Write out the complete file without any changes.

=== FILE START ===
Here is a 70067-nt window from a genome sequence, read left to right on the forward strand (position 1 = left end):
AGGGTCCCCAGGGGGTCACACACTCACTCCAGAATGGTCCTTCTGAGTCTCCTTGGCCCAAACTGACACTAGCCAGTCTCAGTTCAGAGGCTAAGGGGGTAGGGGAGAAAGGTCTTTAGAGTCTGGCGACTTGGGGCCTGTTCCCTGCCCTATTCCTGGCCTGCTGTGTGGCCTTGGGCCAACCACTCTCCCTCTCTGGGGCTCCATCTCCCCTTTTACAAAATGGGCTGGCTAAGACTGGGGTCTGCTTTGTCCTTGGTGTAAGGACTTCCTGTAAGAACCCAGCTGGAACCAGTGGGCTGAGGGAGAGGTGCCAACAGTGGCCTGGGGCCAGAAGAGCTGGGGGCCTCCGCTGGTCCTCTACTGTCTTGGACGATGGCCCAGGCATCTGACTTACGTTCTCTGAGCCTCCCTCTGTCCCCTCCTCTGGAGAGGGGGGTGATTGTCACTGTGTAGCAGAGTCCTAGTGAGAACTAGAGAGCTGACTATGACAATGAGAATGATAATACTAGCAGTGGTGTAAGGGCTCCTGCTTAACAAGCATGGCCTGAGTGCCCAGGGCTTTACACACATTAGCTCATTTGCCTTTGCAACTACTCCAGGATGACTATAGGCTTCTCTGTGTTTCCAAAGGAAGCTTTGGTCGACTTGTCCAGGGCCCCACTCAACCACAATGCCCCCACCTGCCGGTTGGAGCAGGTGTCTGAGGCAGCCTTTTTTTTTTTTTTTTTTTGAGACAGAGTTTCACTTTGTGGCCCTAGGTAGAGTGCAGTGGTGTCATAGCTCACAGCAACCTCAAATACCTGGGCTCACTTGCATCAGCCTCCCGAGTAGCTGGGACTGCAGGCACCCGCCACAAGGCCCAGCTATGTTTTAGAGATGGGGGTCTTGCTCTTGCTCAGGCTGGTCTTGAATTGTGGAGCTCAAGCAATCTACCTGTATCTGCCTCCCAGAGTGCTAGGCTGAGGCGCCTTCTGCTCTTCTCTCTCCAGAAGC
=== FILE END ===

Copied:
Here is a 70067-nt window from a genome sequence, read left to right on the forward strand (position 1 = left end):
AGGGTCCCCAGGGGGTCACACACTCACTCCAGAATGGTCCTTCTGAGTCTCCTTGGCCCAAACTGACACTAGCCAGTCTCAGTTCAGAGGCTAAGGGGGTAGGGGAGAAAGGTCTTTAGAGTCTGGCGACTTGGGGCCTGTTCCCTGCCCTATTCCTGGCCTGCTGTGTGGCCTTGGGCCAACCACTCTCCCTCTCTGGGGCTCCATCTCCCCTTTTACAAAATGGGCTGGCTAAGACTGGGGTCTGCTTTGTCCTTGGTGTAAGGACTTCCTGTAAGAACCCAGCTGGAACCAGTGGGCTGAGGGAGAGGTGCCAACAGTGGCCTGGGGCCAGAAGAGCTGGGGGCCTCCGCTGGTCCTCTACTGTCTTGGACGATGGCCCAGGCATCTGACTTACGTTCTCTGAGCCTCCCTCTGTCCCCTCCTCTGGAGAGGGGGGTGATTGTCACTGTGTAGCAGAGTCCTAGTGAGAACTAGAGAGCTGACTATGACAATGAGAATGATAATACTAGCAGTGGTGTAAGGGCTCCTGCTTAACAAGCATGGCCTGAGTGCCCAGGGCTTTACACACATTAGCTCATTTGCCTTTGCAACTACTCCAGGATGACTATAGGCTTCTCTGTGTTTCCAAAGGAAGCTTTGGTCGACTTGTCCAGGGCCCCACTCAACCACAATGCCCCCACCTGCCGGTTGGAGCAGGTGTCTGAGGCAGCCTTTTTTTTTTTTTTTTTTTGAGACAGAGTTTCACTTTGTGGCCCTAGGTAGAGTGCAGTGGTGTCATAGCTCACAGCAACCTCAAATACCTGGGCTCACTTGCATCAGCCTCCCGAGTAGCTGGGACTGCAGGCACCCGCCACAAGGCCCAGCTATGTTTTAGAGATGGGGGTCTTGCTCTTGCTCAGGCTGGTCTTGAATTGTGGAGCTCAAGCAATCTACCTGTATCTGCCTCCCAGAGTGCTAGGCTGAGGCGCCTTCTGCTCTTCTCTCTCCAGAAGC